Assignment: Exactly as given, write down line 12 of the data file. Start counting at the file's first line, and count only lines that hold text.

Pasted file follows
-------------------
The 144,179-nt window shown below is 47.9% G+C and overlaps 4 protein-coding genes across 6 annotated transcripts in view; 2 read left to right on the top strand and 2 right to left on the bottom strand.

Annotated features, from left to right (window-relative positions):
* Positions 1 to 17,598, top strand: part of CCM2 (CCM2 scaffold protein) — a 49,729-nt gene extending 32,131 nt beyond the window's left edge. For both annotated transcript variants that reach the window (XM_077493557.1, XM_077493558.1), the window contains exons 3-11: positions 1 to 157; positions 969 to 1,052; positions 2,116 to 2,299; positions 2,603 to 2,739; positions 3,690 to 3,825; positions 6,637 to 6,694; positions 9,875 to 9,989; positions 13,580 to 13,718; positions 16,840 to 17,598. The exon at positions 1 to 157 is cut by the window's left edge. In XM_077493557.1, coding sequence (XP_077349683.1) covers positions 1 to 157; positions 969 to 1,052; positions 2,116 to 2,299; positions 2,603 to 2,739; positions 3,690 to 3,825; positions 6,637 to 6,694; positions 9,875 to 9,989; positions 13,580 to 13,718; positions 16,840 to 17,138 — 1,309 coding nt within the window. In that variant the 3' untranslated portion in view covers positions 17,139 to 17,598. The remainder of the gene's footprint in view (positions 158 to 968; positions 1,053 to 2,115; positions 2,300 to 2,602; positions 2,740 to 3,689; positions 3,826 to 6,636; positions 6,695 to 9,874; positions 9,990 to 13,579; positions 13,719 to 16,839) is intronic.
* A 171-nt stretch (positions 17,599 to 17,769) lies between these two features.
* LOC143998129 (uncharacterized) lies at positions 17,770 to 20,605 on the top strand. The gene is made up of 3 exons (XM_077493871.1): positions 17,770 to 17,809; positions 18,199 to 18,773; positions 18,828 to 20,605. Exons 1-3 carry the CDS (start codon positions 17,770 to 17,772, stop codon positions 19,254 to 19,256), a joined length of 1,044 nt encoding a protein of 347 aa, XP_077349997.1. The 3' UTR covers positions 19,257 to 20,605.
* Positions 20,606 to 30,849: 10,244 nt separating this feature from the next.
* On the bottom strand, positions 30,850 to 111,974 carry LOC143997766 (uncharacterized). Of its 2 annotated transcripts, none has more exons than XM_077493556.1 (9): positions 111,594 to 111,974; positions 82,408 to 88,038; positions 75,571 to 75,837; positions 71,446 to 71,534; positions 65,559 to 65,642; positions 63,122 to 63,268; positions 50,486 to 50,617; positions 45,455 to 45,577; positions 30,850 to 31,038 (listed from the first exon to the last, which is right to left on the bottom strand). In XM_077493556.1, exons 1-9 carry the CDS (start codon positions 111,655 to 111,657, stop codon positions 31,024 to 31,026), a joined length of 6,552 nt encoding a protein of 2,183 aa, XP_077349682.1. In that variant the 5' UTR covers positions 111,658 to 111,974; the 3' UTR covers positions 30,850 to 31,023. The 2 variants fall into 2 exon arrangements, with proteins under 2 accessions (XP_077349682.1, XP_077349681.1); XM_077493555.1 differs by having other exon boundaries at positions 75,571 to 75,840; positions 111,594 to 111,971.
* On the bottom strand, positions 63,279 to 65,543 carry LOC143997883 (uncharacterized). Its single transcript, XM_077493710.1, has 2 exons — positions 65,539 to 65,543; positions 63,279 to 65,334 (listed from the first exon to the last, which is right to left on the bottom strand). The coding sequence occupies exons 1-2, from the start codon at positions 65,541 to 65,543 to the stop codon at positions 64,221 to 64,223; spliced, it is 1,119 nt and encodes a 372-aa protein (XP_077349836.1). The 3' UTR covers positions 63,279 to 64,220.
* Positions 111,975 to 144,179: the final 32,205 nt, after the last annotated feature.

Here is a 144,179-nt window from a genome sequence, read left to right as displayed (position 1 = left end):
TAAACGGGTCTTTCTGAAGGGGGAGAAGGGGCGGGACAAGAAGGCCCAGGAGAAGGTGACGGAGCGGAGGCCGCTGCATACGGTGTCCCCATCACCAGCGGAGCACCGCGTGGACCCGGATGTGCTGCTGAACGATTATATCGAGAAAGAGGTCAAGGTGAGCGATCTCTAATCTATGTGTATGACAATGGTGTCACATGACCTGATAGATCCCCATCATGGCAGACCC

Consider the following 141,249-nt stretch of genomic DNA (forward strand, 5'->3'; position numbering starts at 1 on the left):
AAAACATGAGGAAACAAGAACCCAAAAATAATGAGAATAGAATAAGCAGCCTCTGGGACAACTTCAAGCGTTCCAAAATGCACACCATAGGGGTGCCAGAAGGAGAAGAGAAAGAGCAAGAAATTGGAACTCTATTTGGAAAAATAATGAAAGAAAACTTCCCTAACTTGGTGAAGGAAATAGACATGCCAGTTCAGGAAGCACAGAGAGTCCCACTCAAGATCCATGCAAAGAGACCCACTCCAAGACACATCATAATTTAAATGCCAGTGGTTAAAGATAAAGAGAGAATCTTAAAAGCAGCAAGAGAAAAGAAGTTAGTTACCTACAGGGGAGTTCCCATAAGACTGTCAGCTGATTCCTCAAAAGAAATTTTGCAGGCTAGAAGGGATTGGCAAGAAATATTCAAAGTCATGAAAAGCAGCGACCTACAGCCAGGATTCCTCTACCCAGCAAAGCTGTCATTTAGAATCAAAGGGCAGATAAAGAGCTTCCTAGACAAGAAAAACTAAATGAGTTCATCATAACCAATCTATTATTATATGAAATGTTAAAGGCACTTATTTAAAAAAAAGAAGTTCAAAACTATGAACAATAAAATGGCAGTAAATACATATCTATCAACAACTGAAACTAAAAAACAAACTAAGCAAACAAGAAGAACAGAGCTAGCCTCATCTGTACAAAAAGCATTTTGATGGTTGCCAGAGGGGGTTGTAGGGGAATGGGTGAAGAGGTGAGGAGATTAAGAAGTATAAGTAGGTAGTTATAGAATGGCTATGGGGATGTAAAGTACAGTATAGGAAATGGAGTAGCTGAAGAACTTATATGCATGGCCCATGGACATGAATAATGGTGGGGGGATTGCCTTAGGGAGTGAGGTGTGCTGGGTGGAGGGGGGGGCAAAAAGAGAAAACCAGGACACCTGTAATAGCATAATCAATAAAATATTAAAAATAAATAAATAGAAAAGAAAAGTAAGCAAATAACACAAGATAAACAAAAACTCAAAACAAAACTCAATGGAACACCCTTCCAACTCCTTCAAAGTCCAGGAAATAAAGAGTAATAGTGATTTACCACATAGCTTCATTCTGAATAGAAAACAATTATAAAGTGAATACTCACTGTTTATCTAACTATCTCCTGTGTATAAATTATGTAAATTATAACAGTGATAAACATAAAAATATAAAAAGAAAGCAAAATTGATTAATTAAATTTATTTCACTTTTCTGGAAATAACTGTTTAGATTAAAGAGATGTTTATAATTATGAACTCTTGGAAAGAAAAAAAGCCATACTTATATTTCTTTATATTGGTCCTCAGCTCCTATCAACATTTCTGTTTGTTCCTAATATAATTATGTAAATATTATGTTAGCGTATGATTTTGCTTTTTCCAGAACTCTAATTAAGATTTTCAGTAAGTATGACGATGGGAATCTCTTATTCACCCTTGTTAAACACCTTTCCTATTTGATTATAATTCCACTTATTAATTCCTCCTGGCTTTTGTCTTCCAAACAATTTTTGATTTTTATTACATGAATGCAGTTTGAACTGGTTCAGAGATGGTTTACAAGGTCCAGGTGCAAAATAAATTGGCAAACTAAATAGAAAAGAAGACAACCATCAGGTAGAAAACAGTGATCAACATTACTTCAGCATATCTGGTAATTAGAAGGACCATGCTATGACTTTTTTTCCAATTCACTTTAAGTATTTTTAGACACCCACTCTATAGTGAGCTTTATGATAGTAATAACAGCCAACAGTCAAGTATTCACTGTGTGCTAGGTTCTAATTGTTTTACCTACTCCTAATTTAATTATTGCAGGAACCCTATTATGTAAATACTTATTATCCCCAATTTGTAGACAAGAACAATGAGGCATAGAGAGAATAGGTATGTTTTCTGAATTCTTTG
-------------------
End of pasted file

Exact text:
Consider the following 141,249-nt stretch of genomic DNA (forward strand, 5'->3'; position numbering starts at 1 on the left):